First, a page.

I told them what I had done and my situation. They generously offered to fill my tanks and charge my phone. I sat back down and drank a glass of water from the bathroom tap while waiting for my phone to charge. Meanwhile, I tried to come up with a plan, but I was so shaken and tired it was hard to think clearly. I called my sister-in-law that lived in Knoxville, about two hours away. I knew she could give me some advice. She offered to wire me money through Money-Gram at Walmart. Suddenly I had a plan of action. It was getting late and I had to get moving. As I bid farewell and said thank you to the two guys from Nepal, the shorter one handed me a twenty-dollar bill. I hugged him while I fought back tears of gratitude. I gave them my contact information and asked them to contact me so I could pay them back. I shifted into first gear, waved goodbye, and headed back towards the mysterious underpass.
I spent the next two hours backtracking and looking underneath every overpass on the northbound side of the highway for 80 miles. It was hopeless. I had to face it. It was gone. I texted my sister-in-law to tell her to go ahead and wire the money and then headed for Walmart. My phone was back down to 20% battery life. I knew I would need it charged but I couldn’t really make any calls without reading glasses, so I spent the only $20 I had on cheap reading glasses and a charging cable. I tried not to stare at the other people in Walmart, but I have to tell you that Walmart in Kentucky, well, it’s redneck central! In normal circumstances, it would have been comical, but these were not normal circumstances. So, I headed for the customer service counter to get my money.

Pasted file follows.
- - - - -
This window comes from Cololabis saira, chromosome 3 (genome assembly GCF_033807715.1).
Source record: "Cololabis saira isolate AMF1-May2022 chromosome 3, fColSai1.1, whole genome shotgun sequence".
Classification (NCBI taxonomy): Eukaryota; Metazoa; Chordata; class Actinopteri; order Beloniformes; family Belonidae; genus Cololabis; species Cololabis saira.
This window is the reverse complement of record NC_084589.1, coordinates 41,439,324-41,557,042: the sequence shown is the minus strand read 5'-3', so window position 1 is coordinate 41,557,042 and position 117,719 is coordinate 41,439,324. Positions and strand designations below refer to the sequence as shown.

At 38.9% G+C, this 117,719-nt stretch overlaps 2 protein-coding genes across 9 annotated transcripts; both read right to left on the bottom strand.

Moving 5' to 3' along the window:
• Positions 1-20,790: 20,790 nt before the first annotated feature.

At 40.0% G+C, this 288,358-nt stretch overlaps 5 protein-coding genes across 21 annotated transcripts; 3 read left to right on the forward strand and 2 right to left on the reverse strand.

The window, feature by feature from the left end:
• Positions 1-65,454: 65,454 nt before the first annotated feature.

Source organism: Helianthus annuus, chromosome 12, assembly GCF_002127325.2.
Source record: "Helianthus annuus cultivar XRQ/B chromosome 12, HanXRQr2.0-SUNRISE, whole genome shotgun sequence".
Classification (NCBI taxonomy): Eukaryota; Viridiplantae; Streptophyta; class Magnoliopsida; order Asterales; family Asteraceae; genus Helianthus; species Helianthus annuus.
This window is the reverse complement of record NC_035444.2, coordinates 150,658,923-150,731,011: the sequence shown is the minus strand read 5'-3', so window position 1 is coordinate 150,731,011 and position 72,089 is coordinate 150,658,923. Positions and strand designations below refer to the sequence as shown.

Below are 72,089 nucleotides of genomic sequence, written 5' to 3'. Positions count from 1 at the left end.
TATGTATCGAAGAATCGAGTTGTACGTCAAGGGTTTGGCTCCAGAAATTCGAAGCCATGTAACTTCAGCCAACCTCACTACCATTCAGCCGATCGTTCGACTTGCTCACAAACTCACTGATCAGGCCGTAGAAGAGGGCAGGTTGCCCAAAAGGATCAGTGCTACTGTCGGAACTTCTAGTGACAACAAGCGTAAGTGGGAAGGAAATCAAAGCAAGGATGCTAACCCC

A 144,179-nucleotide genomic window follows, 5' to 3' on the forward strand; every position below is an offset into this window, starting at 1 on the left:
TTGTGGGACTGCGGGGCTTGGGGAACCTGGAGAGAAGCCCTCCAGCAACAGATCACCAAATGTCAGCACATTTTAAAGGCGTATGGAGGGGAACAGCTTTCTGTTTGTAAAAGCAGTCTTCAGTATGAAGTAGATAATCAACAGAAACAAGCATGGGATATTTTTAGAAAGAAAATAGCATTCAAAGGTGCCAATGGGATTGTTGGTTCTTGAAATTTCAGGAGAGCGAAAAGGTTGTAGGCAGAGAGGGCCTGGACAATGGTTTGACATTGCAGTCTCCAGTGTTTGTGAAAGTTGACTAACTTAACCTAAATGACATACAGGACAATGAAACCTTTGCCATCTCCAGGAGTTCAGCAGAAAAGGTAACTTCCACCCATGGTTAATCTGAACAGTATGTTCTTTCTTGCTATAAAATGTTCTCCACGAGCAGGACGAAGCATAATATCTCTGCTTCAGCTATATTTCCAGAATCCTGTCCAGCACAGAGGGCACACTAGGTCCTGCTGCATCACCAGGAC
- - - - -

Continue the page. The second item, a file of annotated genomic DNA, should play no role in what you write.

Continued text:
That is when I was told, quite curtly, that without ID they couldn’t give me the money. Fortunately, I have pictures of both my driver’s licenses and passport on my phone. I showed the lady the pictures but she just shook her head and said they had to have the physical ID. I was screwed! I sat down by an outlet next to the service desk and charged my phone and started to cry. I felt so vulnerable and desperate. Realizing that someone out there probably had found my handbag on the roadside, I started looking up numbers and making calls to my banks to put a stop on all my cards. I sat there, hungry, thirsty, and feeling destitute for over an hour. I had no idea where I would sleep, or even how I would fill my tank. I was stranded.